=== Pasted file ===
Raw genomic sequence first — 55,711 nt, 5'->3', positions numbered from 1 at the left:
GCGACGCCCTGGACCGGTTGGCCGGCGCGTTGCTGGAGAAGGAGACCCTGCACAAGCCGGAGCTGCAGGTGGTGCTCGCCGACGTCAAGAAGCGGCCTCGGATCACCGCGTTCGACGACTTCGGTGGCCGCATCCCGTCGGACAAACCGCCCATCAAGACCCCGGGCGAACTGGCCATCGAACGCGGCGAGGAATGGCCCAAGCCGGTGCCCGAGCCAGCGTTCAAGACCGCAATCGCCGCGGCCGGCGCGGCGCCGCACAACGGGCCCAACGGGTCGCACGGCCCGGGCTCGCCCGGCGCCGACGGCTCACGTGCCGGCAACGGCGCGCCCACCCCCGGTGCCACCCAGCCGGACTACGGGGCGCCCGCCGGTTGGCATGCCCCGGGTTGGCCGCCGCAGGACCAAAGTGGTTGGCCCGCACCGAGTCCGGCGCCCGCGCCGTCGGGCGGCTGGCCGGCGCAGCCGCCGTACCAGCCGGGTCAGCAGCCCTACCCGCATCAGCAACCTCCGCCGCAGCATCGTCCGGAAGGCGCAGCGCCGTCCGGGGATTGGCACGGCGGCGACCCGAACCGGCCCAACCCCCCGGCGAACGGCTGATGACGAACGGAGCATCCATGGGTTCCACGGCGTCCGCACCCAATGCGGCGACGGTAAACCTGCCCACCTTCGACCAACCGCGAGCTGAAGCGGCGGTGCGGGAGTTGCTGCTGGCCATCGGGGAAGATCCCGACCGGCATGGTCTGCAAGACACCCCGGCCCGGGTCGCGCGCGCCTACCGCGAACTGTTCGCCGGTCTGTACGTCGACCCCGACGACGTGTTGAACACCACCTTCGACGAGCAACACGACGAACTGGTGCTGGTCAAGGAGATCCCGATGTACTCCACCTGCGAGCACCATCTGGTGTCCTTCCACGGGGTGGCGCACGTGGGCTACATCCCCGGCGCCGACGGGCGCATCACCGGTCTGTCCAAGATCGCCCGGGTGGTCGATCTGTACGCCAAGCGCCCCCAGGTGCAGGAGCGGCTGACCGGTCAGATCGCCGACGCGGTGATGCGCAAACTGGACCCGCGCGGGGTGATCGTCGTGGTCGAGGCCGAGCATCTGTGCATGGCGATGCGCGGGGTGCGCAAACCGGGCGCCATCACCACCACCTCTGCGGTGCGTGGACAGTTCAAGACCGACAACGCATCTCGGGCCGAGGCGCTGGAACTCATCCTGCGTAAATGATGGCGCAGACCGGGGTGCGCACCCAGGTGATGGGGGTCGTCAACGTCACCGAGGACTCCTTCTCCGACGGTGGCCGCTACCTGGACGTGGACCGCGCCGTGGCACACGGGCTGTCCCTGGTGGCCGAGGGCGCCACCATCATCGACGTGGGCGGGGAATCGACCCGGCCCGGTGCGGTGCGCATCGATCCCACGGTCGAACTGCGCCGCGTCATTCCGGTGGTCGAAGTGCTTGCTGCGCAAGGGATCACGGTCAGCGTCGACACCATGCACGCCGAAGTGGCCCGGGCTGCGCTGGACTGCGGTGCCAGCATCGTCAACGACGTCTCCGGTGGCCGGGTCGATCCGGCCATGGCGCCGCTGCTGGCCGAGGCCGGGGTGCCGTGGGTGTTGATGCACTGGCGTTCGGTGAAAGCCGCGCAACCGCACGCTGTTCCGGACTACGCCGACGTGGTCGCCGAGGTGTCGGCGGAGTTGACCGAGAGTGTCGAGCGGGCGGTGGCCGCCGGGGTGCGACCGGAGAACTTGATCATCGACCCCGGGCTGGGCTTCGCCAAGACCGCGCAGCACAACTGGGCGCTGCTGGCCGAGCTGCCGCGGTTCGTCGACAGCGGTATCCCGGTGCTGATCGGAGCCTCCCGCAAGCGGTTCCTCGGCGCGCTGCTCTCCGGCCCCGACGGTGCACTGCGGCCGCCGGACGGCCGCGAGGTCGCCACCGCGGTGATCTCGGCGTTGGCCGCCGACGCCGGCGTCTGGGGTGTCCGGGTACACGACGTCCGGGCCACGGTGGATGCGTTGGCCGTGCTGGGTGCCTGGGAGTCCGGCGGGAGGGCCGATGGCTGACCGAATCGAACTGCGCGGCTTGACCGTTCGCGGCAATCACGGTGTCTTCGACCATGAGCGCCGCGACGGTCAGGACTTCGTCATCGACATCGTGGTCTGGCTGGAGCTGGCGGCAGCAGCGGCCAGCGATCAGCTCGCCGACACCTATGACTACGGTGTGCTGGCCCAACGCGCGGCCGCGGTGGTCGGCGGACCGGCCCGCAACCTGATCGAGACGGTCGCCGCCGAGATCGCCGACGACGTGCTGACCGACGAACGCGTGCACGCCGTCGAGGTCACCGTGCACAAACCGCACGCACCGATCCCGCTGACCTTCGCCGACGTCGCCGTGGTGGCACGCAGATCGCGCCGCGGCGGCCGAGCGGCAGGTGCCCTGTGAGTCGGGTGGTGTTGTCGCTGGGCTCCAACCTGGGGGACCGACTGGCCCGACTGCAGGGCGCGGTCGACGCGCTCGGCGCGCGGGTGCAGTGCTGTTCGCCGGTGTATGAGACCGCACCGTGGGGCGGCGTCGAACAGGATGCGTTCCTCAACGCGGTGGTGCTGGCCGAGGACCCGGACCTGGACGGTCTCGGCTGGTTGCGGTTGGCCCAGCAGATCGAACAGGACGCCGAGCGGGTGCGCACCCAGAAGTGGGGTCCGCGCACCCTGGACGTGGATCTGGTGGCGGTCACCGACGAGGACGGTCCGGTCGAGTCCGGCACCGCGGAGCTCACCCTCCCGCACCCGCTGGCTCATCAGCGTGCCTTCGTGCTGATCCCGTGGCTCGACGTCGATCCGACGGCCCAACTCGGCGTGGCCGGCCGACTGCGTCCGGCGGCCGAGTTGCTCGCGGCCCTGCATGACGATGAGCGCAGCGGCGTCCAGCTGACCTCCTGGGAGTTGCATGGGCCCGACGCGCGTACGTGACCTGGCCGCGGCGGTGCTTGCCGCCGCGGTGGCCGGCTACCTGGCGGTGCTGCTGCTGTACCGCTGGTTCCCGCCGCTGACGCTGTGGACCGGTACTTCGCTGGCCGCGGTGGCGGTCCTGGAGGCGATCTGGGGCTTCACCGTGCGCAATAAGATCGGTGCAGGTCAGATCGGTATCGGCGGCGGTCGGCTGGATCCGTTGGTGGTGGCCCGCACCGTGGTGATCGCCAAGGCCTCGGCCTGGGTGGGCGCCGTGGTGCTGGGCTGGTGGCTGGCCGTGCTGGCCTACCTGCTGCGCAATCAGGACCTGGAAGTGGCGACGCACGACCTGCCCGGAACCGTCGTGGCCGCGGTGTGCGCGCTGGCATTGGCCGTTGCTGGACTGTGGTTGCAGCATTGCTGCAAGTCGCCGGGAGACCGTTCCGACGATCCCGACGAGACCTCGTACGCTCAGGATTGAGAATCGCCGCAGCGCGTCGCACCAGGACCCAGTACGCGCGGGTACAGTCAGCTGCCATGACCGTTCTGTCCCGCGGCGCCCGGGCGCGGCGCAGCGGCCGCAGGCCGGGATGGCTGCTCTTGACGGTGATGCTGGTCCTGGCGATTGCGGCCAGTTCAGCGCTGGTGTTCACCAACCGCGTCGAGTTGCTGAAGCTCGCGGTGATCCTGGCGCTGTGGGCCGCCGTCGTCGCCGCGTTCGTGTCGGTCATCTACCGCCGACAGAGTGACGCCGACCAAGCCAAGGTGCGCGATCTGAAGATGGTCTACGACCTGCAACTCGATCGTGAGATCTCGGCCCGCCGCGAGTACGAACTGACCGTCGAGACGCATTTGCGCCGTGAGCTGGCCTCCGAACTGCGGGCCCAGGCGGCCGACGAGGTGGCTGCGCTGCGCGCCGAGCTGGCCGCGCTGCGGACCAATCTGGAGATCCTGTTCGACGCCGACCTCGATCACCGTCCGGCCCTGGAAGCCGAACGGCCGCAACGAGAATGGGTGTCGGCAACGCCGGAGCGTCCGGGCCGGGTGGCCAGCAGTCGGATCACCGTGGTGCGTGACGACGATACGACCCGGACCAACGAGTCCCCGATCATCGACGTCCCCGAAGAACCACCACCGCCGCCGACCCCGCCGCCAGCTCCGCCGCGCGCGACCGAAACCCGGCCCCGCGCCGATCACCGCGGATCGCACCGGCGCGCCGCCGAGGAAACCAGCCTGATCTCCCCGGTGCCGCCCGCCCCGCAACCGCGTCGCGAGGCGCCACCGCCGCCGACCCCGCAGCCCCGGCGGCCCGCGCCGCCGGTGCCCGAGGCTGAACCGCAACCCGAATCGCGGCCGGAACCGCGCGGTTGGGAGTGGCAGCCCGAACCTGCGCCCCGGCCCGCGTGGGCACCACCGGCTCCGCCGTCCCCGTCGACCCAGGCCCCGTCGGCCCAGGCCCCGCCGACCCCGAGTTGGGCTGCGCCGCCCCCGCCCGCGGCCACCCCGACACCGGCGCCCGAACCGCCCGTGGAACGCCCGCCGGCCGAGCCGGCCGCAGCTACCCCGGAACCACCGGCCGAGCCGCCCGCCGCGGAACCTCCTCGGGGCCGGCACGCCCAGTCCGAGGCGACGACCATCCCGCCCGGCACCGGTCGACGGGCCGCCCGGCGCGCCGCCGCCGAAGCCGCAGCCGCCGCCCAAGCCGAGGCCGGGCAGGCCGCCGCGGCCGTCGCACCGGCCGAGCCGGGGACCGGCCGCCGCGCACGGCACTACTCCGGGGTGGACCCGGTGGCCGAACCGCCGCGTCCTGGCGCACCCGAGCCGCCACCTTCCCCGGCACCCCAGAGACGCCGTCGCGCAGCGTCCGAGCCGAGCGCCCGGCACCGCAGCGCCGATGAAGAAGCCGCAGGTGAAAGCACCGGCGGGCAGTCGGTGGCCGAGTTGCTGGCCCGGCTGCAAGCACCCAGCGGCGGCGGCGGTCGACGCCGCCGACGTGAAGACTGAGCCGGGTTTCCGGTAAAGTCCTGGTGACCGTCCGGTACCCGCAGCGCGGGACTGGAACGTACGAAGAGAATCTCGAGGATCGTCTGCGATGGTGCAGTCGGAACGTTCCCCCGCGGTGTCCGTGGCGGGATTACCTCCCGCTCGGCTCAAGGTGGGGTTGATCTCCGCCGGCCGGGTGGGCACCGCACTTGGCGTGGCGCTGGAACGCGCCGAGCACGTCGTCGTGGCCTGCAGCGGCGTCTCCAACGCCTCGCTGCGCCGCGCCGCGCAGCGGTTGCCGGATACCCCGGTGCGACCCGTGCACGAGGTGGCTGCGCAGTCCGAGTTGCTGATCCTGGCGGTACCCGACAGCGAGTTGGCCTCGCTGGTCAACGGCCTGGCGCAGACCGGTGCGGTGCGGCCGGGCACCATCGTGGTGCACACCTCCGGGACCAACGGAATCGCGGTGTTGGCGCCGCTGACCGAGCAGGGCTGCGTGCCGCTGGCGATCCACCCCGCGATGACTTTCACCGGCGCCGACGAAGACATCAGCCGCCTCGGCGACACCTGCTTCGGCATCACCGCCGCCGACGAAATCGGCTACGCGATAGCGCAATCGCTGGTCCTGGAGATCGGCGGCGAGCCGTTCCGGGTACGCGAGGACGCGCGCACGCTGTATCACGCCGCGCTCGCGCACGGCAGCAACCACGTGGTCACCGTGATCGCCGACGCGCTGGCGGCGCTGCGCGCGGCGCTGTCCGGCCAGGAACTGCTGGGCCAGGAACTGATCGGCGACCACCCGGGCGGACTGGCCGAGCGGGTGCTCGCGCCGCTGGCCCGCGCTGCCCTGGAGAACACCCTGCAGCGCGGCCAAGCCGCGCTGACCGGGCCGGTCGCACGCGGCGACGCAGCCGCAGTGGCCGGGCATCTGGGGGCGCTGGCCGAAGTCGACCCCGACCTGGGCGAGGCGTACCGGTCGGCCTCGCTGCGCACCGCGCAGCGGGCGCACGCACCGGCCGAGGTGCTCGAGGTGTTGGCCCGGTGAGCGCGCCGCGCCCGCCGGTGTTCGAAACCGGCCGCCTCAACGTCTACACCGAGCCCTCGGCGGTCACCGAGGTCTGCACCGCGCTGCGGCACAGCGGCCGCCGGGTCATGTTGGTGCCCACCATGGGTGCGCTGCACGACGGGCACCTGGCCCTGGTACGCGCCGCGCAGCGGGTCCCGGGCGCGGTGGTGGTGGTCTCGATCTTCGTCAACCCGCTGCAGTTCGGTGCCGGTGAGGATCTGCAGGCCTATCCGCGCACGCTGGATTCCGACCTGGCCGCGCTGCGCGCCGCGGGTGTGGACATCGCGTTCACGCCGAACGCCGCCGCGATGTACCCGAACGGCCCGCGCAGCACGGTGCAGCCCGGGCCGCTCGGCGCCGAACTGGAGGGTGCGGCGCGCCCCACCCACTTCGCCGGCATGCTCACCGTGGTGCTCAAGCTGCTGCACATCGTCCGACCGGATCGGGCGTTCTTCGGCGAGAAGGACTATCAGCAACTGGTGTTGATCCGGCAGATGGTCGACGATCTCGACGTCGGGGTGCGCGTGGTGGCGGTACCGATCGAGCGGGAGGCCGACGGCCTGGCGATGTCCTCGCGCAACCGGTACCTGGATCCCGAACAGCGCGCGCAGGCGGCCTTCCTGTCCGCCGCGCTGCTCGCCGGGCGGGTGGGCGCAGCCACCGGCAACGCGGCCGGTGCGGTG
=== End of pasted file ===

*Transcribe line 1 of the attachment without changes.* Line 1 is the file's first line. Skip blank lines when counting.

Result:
Raw genomic sequence first — 55,711 nt, 5'->3', positions numbered from 1 at the left: